Hey Baby Boomers, there is no such thing as cardiovascular exercise!
How’s that for a revolutionary concept? And here’s more; the division between resistance training (RT – training with weights) and “cardio” (walking, treadmill, stair climbing, etc) is misleading.
The truth is that proper resistance training is all anybody needs. For years there has been a growing movement at the highest end of the “fitness biz” that cardio is just a term. It’s been suggested that common forms of this exercise have no place in an athletic performance setting, let alone the workouts of those looking to get out of a sedentary lifestyle.
Research done back in 2012 supports the position that traditional cardiovascular exercise is unnecessary and that RT performed properly can deliver all the physical benefits any of us need.
James Steele of the UK, Doug McGuff, MD of the US, and a team of researchers published a study in the June 2012 edition of the Journal of Exercise Physiology (JEP). The study found that “RT to failure can produce cardiovascular (CV) fitness effects while simultaneously producing improvements in strength, power, and other health and fitness variables.”
The research team hypothesized that the body’s response to traditional cardio would be the same as it was to exercise that produced temporary muscular failure achieved by RT.
When the researchers complied their data they found that they were pretty much right on the money. Steele and Company found that the intensity – effort – of the exercise is the variable that needs to be considered, and that the higher the intensity/effort, the more effective the exercise.
So low intensity cardio, the kind of exercise most Baby Boomers engage in, is of little, if any, value.
Exercise is exercise, and the intensity of it – the level of effort – dictates the physiological response.
This means that properly programmed and performed weight training can deliver all of the benefits ascribed to cardio, plus improve strength, power and a host of other fitness variables.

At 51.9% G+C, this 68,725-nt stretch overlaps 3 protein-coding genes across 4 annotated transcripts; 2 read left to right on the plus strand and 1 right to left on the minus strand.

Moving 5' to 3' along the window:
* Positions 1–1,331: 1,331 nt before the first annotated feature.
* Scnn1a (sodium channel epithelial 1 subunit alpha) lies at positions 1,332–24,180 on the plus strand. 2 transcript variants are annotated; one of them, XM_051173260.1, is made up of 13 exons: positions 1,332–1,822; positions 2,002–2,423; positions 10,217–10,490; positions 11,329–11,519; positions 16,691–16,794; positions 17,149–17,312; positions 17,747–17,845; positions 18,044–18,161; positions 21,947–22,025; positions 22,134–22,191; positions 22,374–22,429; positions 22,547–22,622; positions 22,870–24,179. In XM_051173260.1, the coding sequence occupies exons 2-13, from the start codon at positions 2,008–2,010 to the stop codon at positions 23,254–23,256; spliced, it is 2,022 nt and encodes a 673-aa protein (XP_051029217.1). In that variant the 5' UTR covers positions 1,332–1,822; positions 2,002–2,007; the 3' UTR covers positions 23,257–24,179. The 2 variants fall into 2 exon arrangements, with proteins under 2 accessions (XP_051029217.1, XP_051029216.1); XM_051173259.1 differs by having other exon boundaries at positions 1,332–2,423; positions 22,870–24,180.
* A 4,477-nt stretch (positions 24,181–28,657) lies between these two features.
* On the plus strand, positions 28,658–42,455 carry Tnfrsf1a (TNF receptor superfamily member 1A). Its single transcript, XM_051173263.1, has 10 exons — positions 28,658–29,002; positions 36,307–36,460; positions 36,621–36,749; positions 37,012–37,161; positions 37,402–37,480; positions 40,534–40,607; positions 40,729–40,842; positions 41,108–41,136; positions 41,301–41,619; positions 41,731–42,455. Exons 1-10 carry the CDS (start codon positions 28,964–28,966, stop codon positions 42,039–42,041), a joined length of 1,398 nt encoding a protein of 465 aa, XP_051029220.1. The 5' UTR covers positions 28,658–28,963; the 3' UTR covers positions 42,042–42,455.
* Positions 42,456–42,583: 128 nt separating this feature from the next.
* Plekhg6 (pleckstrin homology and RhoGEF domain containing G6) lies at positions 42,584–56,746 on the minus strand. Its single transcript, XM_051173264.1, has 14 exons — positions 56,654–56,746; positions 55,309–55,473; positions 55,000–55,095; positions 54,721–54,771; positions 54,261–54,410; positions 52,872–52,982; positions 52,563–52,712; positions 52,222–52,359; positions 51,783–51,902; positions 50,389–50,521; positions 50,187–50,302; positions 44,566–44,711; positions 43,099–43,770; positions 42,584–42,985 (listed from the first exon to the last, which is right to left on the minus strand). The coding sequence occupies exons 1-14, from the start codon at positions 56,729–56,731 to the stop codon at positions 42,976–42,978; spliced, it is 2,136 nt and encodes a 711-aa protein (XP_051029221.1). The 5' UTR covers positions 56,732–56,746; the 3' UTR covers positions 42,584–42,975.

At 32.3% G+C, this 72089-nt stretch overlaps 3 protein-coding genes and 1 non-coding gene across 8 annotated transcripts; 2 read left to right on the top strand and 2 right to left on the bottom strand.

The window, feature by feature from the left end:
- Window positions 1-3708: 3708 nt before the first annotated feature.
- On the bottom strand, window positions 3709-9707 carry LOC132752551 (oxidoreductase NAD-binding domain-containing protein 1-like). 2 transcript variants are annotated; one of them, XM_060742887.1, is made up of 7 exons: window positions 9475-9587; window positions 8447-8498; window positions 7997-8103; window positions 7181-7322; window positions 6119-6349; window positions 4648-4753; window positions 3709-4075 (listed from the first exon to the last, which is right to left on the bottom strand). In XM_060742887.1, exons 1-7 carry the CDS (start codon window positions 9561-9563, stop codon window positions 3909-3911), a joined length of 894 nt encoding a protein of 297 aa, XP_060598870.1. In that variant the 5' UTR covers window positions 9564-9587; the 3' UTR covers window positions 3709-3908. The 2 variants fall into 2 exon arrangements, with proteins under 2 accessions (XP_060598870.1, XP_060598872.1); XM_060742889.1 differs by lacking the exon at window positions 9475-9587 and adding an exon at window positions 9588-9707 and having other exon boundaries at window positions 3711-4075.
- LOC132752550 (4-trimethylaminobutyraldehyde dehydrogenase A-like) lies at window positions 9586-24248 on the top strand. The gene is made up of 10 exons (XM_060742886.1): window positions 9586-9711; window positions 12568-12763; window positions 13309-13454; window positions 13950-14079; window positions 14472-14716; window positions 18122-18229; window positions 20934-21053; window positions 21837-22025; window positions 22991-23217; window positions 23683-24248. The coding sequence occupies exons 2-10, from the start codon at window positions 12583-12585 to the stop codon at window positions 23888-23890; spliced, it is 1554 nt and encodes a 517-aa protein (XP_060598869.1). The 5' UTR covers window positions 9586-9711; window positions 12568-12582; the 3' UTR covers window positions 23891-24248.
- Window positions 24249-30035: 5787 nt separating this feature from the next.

How great is it to think that Baby Boomers can stop wasting time with the fitness busywork that is traditional cardio?
For Baby Boomers, the implications of these findings are quite significant. As I said, eliminating this low-intensity cardio, which many think is “fat burning,” will free up a lot of time both in and out of the gym.
Instead of two hours in the gym, where 25-50% of the time is spent doing cardio, workouts can be 45-60 minutes of high-quality, result-oriented work.
Increased heart rate and blood flow occurs when performing weight training. You also develop strength and power, something that old school cardio can never do.
The best way for Baby Boomers to implement this strategy is to engage in circuit training, the method of training that provides the stimulus discussed in the Steele study mentioned above.
Circuit training will be the subject of a future post. To give you a Cliff Notes description, circuit training prescribes weight training exercises be performed consecutively with little if any rest between each exercise, and a recovery period at the end of each circuit.
Here is a simple example of circuit training:
1. Step-ups holding dumbbells – x 10 each leg
2. Dumbbell curl and press – x 10
3. Body weight lunges – x 10 each leg
4. Standing dumbbell row – x 10 each arm
These exercises are performed with 10-15 seconds of rest in between sets, and with 30-second to 3-minute rests in between circuits.
If you have not done this kind of exercise before, trust me – circuit training is challenging, effective and efficient.
Run through this circuit 3 or 4 times and you will get one of the best 30-minute workouts you could ever have.
Baby Boomers who work with personal trainers should ask them to include circuit training and other methods of weight training mentioned in Steele’s research. They should also kick the cardio habit.
Sal Marinello is a Baby Boomer and coach with over 25 years of experience working with athletes and teams from the youth to Division 1 college level, as well as with non-athletes of all ages and ability levels. You can read more of Sal’s fitness musings at www.HealthAndFitnessAdvice.com and follow him on Twitter @SalMarinello.
DISCLAIMER: We are not doctors, this is not medical advice, and you should always consult your health professional before beginning a new exercise program.
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